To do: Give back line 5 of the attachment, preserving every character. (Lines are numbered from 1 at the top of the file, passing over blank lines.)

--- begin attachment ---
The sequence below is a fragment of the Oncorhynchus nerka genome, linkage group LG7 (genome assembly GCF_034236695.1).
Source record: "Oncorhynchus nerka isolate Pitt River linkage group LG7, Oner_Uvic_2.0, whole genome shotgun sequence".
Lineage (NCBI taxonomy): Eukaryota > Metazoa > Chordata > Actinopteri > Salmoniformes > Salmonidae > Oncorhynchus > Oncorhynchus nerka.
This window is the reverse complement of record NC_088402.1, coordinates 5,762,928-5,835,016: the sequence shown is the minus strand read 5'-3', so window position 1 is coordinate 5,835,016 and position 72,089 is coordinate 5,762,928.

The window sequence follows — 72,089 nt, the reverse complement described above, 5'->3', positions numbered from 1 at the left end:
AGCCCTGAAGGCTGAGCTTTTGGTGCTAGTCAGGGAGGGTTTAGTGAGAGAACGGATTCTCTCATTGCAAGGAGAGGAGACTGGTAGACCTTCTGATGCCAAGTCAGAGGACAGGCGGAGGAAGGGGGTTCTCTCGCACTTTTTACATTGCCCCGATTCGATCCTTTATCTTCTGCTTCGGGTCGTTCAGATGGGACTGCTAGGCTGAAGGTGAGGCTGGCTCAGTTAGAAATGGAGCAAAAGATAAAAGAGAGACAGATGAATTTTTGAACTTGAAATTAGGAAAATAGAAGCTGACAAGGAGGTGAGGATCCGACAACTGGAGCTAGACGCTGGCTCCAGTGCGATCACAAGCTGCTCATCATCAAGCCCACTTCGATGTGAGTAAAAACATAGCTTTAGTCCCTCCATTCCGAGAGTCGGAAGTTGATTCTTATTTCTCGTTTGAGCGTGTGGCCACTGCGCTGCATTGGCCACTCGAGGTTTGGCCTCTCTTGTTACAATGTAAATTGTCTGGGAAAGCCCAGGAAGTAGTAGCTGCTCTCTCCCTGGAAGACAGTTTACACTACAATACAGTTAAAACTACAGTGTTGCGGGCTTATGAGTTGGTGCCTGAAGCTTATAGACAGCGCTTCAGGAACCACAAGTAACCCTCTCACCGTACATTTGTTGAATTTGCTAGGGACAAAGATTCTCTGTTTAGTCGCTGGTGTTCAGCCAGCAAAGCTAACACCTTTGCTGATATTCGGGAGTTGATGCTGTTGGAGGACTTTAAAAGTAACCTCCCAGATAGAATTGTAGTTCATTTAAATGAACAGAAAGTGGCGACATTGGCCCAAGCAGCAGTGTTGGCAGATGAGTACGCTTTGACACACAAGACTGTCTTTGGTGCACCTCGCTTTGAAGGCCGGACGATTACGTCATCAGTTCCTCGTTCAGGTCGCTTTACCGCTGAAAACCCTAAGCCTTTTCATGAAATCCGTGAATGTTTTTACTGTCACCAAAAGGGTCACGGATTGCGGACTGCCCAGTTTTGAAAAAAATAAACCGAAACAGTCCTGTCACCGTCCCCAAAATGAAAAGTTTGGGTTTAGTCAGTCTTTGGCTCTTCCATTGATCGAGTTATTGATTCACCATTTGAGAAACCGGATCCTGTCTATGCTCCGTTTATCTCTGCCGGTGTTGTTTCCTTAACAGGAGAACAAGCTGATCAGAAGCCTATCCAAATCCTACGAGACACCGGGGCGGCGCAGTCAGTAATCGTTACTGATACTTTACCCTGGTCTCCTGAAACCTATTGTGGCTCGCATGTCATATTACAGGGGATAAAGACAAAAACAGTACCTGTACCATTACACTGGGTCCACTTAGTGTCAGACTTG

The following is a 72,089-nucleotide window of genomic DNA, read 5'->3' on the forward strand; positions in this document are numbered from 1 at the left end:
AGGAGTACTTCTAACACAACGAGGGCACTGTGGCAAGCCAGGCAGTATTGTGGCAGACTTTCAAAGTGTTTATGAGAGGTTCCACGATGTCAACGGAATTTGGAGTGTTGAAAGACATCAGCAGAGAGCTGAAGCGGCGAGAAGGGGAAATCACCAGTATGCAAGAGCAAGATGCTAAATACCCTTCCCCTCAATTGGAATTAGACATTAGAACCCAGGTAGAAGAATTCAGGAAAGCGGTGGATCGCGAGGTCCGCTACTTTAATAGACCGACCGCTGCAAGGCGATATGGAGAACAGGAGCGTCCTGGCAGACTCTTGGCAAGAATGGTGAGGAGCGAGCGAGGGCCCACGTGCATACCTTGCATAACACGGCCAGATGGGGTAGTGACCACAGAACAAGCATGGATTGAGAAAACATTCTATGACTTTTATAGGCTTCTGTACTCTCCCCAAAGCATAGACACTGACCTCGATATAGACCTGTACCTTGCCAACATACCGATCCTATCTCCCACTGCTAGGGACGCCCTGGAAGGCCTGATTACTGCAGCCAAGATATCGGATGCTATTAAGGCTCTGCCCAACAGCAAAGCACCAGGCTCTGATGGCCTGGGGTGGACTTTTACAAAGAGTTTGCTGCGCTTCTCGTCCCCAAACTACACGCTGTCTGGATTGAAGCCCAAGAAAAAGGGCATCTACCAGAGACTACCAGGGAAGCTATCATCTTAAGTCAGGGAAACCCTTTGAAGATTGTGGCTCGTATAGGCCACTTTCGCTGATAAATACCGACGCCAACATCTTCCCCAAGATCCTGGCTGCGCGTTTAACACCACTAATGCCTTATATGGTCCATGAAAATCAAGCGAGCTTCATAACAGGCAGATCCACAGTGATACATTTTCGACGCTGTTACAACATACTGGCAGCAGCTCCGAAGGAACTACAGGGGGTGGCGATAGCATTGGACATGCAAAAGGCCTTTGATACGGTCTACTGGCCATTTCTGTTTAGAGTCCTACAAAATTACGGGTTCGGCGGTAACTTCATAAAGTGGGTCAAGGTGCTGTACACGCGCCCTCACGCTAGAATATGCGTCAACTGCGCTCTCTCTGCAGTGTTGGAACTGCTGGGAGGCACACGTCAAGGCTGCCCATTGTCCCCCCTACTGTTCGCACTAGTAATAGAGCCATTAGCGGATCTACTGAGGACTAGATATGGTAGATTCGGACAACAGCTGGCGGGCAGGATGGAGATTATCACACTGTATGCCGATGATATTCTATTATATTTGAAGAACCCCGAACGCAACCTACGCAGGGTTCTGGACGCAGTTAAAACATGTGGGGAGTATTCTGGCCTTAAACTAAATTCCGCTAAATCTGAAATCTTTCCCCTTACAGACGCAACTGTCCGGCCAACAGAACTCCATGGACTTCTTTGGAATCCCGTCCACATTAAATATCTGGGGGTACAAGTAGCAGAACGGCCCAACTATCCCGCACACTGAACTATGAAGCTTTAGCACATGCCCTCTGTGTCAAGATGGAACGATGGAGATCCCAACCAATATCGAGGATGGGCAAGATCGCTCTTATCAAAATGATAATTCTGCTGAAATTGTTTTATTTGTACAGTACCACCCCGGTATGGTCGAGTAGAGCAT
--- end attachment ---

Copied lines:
The window sequence follows — 72,089 nt, the reverse complement described above, 5'->3', positions numbered from 1 at the left end: